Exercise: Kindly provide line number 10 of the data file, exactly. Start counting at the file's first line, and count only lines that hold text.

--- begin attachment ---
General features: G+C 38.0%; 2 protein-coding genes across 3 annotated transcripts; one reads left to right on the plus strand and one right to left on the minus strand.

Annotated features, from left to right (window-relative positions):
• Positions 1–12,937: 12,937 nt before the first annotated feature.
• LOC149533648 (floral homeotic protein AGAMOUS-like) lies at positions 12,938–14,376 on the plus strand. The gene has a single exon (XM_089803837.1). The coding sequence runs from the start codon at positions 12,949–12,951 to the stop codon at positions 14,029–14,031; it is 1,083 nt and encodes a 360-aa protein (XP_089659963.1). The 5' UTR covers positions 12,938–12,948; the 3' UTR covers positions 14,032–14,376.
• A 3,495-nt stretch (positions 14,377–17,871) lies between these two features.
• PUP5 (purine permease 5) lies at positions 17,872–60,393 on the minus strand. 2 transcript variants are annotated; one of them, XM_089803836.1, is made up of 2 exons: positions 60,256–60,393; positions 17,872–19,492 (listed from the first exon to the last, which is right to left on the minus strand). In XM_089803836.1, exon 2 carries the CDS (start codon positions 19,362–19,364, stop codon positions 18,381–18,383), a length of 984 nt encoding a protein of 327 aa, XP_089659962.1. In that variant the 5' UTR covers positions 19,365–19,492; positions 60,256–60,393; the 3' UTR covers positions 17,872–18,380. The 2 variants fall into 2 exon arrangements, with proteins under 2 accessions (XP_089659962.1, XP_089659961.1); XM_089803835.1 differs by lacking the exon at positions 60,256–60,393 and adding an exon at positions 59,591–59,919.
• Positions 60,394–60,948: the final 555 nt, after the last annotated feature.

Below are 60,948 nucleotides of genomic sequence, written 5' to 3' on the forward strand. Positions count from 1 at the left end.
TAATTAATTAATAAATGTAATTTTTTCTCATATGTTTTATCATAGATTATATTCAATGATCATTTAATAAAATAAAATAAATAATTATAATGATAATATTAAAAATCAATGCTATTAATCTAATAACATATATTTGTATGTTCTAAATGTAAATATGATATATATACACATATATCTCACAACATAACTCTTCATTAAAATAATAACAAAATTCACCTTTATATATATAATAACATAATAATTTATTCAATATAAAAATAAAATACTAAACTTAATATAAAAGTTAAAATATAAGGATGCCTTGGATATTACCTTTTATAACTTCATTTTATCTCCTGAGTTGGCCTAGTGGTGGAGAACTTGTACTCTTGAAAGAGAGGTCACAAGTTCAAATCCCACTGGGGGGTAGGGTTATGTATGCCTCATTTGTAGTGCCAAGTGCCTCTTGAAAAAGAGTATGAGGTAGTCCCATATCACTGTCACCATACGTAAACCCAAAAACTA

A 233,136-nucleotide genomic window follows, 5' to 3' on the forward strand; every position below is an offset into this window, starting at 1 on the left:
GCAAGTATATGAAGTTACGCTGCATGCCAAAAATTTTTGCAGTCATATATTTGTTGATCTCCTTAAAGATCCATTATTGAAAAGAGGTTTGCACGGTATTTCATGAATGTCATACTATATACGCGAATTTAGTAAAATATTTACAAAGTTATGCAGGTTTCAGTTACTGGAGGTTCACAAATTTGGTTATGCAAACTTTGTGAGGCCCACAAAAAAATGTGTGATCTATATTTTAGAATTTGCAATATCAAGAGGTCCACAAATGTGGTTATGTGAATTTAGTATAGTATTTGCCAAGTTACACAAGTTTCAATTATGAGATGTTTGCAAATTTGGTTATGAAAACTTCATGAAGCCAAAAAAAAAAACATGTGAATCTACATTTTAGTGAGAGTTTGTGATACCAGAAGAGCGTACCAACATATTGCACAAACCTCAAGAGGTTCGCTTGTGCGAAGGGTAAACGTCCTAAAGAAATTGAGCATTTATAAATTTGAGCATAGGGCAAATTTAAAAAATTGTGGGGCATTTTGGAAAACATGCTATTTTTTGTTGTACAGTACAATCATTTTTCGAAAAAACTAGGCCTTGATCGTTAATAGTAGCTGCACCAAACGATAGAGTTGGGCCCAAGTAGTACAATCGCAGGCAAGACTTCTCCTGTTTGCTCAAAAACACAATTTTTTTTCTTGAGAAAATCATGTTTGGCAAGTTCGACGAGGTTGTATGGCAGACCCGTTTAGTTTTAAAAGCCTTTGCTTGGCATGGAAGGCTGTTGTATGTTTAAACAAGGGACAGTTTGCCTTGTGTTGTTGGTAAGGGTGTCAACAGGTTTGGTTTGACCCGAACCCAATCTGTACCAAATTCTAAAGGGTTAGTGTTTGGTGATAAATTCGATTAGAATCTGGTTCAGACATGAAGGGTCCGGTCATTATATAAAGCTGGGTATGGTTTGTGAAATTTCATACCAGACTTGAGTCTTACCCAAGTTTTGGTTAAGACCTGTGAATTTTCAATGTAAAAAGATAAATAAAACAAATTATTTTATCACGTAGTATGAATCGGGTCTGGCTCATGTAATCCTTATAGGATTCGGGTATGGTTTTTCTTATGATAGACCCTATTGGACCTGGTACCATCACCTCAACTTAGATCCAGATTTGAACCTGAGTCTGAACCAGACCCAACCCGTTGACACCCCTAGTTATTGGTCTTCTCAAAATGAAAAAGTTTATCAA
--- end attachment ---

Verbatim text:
A 233,136-nucleotide genomic window follows, 5' to 3' on the forward strand; every position below is an offset into this window, starting at 1 on the left: